Samuel Ball Platner, Thomas Ashby, A Topographical Dictionary of Ancient Rome, FORUM NERVAE (search)
e, and its apse projected beyond the limits of the forum. Besides this temple Domitian also erected one to IANUS QUADRIFRONS (q.v.) ; and Alexander Severus set up colossal statues of all the emperors who had been deified, with bronze columns on which their res gestae were inscribed (Hist. Aug. Alex. Sev. 28. 6). The colossal statue of Mars in the Capitoline Museum was not found here (p. 223, n. i). A considerable part of the temple of Minerva (which was known as templum Palladis in the twelfth century, see JRS 1919, 30, 52) was standing in the sixteenth century, and of this we have views (Du Perac, Vestigi pl. vi.; Palladio, Quattro Libri di Architettura (1570), iv. ch. 8; cf. Mem. L. 3. xi. 25; DuP II-105 ; Toeb. i. 52-53; DAP 2. xv. 367), but this was destroyed in 1606 by Paul V and the material used in building his fountain on the Janiculum. Modern houses stand on the podium (FUR p. 27; LR 310). The short ends of the forum were slightly curved, and that toward the forum Romanum wa
Samuel Ball Platner, Thomas Ashby, A Topographical Dictionary of Ancient Rome, FORUM TAURI (search)
terature; Add Marcell. comes Chron. a. 447: Saxa quoque ingentia in forum Tauri dudum super sese in aedificio posita ... collapsa sunt. to the forum in connection with the martyrdom of S. Bibiana (Catalogus codd. hagiograph. Paris, Brussels 1889, i. 522; BC loc. cit.); and to the caput here and also elsewhere (Acta S. Bib. in cod. Vat. 5696 (cf. Jord. ii. 319; HJ 369); LPD i. 127, 258). The forum was therefore probably near S. Bibiana, while the caput Tauri extended some distance around it, and was perhaps separated from the horti Tauriani (CIL vi. 29771) by the via Tiburtina vetus. It is not to be confused with the locality known as AD TAURUM (q.v.) near the thermae Traianae. It is also possible that L. Statilius Taurus, consul in 44 A.D., who owned the horti, constructed the forum and adorned it with bulls' heads, which in turn gave the name to the surrounding region. The porta S. Lorenzo was called porta Taurina in the twelfth century and later (Urlichs, pp. 115, 127-130, 150).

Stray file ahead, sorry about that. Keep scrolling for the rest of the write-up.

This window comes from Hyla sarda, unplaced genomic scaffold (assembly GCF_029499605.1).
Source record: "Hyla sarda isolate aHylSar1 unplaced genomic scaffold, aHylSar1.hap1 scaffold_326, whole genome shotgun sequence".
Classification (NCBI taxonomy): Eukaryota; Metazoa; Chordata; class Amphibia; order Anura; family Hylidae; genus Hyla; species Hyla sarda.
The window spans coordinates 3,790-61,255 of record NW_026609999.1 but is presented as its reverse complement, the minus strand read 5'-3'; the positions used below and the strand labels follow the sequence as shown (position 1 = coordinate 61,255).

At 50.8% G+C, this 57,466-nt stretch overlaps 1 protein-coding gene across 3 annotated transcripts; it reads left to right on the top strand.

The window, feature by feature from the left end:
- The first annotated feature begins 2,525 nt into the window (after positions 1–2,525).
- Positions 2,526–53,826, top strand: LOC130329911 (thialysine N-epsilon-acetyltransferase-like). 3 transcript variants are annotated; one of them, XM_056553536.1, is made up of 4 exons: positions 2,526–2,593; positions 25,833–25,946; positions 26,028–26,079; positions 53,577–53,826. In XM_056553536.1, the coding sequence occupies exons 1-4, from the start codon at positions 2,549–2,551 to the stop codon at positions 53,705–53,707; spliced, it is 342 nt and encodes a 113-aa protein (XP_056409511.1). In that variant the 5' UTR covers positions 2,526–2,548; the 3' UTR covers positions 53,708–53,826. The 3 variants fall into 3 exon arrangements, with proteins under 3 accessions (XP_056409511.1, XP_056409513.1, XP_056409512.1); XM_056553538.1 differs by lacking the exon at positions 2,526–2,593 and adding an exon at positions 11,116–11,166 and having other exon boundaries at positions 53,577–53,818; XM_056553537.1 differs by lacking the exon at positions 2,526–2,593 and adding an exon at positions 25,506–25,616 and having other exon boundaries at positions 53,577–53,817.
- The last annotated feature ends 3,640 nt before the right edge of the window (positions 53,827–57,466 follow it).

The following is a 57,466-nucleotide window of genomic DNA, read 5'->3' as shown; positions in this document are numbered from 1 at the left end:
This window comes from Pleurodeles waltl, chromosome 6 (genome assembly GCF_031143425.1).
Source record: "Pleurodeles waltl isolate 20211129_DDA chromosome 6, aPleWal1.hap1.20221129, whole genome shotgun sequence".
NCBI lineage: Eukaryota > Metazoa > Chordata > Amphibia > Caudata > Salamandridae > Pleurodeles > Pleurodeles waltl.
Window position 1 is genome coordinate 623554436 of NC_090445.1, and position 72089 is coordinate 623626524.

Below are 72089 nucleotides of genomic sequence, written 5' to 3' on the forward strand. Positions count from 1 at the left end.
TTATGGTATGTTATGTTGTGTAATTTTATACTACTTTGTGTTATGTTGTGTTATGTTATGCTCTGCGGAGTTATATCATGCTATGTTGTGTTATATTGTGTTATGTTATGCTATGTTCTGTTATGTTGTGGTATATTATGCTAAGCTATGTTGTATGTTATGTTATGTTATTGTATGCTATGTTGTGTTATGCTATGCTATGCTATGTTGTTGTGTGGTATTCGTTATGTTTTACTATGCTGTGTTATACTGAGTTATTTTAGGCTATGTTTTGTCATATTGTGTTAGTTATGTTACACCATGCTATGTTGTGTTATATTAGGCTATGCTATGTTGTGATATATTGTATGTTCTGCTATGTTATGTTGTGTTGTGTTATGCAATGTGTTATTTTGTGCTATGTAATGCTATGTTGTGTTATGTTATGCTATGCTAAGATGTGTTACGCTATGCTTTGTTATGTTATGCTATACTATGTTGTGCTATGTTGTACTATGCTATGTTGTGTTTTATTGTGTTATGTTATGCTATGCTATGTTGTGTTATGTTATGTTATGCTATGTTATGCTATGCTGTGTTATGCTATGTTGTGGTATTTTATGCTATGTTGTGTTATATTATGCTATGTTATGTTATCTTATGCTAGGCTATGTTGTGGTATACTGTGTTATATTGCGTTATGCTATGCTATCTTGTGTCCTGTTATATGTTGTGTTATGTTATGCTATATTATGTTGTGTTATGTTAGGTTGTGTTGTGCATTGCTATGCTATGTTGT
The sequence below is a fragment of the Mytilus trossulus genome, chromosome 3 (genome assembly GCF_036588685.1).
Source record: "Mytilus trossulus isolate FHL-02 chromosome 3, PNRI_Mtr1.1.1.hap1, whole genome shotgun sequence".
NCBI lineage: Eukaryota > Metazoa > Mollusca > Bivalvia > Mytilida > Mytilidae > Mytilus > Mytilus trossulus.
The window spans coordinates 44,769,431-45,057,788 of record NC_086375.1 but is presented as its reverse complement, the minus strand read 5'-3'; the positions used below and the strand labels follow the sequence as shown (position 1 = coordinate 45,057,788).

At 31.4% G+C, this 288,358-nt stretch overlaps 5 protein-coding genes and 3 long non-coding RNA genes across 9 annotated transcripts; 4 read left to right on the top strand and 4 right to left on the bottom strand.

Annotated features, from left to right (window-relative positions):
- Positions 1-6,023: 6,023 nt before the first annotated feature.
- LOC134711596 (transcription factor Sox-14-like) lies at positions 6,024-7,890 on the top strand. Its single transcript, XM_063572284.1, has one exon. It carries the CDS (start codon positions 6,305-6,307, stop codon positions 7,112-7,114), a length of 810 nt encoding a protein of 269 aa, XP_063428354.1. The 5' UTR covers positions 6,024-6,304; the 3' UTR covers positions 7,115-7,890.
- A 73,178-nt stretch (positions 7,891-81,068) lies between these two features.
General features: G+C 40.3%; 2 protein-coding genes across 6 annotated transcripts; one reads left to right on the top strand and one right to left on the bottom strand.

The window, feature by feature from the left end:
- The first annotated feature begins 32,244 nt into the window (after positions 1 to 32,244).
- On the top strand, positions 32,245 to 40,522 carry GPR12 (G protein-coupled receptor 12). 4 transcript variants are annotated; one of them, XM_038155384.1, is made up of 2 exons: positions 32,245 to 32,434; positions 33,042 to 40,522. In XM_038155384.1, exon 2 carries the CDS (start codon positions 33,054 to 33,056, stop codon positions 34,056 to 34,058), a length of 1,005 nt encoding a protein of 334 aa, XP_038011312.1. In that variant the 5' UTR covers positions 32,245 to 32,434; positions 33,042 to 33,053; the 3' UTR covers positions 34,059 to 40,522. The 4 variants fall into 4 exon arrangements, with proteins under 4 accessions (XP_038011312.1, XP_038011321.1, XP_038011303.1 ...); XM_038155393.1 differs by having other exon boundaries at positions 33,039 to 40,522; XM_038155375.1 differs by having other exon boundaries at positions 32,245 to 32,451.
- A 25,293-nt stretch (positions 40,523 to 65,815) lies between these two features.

Samuel Ball Platner, Thomas Ashby, A Topographical Dictionary of Ancient Rome, HORREA GALBAE (search)